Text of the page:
The walk is included in Furnace Town's daily site admission of $5 adults; $4.50 over 60, AAA or Military ID; $3 age 2-13; under 2, members of The Nature Conservancy and Furnace Town are free.
Walkers attending the 2 p.m. walk will receive free admission for the 7 p.m. walk. Call 410-632-2032 to register.
Softball-sized, milky white and bell-shaped, with long tentacles trailing, the gelatinous animals could be seen moving slowly about Thursday in the murky water by the Constellation.
Scientists identified them as Chrysaora quinquecirrha — the most common of sea nettles in the Chesapeake Bay. Usually, though, they hang out farther south, where they sting unwary bathers and swimmers.
But the researchers said the lack of rainfall this summer likely triggered the harbor invasion by making the water here just salty enough to attract them. It's been abnormally dry on both sides of the bay, according to the U.S. Drought Monitor, with moderate to extreme drought gripping the western end of the state and the lower Eastern Shore.
"What apparently has happened is that the optimal salinity range has shifted up the bay," said Raleigh Hood, a biological oceanographer at the University of Maryland's Horn Point Environmental Laboratory near Cambridge. "Normally, down here, we're sea nettle heaven."
Hood said he's not surprised by their northward migration this year. He and Christopher Brown, a scientist at the National Oceanic and Atmospheric Administration, developed a system for predicting and mapping their abundance and spread, based on a variety of factors like water salinity and temperature. The computer model shows little likelihood of finding nettles in the Patapsco River, but it does show that salinity levels in the harbor and just outside it are elevated now, right around what sea nettles find most comfortable.
"They're happy as clams in that range," Hood said.Sea nettles can be found year-round in the middle and lower bay and its rivers, from around Annapolis south, according to the Chesapeake Bay Program's field guide. They're at their peak in July and August, typically in the moderately salty middle of the bay, according to Denise Breitburg, senior scientist with the Smithsonian Environmental Research Center in Edgewater. But they can remain abundant as late as October, she added in an e-mail.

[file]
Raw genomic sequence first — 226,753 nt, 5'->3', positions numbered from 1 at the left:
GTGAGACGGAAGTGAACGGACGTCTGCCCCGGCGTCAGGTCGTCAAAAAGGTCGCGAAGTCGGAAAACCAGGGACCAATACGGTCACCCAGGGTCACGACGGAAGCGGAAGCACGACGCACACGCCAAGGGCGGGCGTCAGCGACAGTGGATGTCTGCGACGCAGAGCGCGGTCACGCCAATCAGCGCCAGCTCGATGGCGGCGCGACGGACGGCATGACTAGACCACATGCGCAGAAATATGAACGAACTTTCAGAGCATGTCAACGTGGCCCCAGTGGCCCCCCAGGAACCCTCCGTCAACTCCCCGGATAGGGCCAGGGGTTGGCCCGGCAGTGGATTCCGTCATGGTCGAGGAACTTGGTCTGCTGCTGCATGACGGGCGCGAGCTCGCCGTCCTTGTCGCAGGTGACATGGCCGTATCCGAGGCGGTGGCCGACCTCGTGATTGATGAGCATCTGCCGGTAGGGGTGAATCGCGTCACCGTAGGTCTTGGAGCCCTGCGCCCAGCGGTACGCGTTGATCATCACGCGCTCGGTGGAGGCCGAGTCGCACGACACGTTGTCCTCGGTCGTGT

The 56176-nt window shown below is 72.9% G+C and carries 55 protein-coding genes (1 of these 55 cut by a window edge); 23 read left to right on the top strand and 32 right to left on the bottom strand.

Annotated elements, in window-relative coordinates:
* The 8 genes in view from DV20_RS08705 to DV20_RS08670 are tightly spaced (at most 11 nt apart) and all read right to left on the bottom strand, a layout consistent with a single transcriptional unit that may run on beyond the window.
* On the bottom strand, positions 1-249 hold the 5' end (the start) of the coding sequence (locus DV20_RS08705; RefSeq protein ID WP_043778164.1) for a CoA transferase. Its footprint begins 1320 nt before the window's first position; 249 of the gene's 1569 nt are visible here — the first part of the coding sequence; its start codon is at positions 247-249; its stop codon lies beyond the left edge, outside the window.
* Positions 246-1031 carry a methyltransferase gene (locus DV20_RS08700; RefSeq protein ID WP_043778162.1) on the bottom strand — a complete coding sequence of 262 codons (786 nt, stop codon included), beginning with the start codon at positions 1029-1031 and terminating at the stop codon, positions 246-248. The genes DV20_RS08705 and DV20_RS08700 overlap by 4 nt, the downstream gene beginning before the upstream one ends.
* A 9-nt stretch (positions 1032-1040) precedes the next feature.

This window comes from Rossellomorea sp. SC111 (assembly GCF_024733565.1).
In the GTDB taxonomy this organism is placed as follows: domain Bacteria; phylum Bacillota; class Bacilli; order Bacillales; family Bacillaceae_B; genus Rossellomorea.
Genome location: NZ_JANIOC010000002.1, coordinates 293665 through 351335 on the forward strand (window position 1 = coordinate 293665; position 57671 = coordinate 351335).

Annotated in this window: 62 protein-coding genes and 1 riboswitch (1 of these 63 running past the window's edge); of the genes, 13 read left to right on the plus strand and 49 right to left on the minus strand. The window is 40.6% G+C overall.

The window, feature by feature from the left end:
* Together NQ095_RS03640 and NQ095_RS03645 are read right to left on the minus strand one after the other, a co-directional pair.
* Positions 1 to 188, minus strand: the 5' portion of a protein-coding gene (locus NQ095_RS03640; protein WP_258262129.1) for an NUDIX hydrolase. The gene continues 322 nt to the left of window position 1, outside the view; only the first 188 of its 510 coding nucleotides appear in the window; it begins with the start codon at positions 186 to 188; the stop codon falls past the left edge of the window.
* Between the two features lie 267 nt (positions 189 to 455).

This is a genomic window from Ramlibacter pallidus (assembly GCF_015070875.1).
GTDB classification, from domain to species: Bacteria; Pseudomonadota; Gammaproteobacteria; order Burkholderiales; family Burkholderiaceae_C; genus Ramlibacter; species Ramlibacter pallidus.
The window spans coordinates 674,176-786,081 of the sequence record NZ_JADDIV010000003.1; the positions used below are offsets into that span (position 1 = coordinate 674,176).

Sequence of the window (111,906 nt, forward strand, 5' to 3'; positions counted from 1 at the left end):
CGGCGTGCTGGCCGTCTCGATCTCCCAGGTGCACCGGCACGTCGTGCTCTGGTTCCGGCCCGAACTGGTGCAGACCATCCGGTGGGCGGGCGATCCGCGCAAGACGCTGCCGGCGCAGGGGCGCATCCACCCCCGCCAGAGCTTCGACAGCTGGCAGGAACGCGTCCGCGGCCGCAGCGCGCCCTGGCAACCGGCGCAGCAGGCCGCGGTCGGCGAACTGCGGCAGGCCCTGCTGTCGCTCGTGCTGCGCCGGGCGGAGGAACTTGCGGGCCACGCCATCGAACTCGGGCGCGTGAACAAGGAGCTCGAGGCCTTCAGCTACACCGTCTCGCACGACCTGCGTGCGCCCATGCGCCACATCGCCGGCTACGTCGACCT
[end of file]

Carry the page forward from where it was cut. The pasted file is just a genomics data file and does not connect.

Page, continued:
While the harbor influx of sea nettles is just one more weather-related oddity in a year of extremes, it's hard to say whether it has any broader relevance, Hood says.
"Global jellyfish populations are increasing," he explained. "That's a pretty good indication the world is going out of kilter." Some have attributed the jelly surge to global warming, others to the degradation of coastal waters worldwide.
Here in the Chesapeake Bay, though, it's not clear whether sea nettles are increasing or declining, Hood said. The average water temperature has increased slightly — possibly an indication of climate change — and water quality generally is considered poor throughout much of the estuary.
But Breitburg, who's been studying the bay's jellyfish for years, found that sea nettle densities have actually declined since the late 1980s, according to an article published last year by the Maryland Sea Grant program. She suggested that the dropoff may be related to the swoon of the bay's oysters, despite the bay's pollution and signs of climate shift.
Jellyfish lay eggs in the water, which settle to the bottom and attach to hard surfaces like rocks, pilings and oyster shells. But as oysters have dwindled, their shell-covered reefs have been smothered in silt, depriving jellyfish polyps of places to spend the winter.
Even if the numbers are down a bit, there are still plenty out there to nail folks who spend time in or on the water.
"I got stung by one just the other day," Hood said. "It's annoying but not life-threatening, unless you're allergic to it."
Of course, that shouldn't be an issue in the harbor — Baltimore health authorities warn against swimming there because of potentially disease-causing bacteria in the water.
But the ghostly looking nettles are safe to watch, as long as you stay out of the drink. And if it's any consolation — or motivation to get out to see them — this is likely their last hurrah. The nettles farther south are already starting to die off, reports Breitburg, and these will, too, once it rains enough to lower the salinity level again, or it gets colder.
NEWS RELEASE: On September 22, 2010, at approximately 4 p.m., Ocean City Police were in the area of 76th Street when they observed a subject identified as Mark Allen Meekins, Jr., 29, of Ocean City, break into an apartment and steal a 42-inch flat screen television. Meekins was arrested and found to be wanted in the state of Delaware for burglary as well.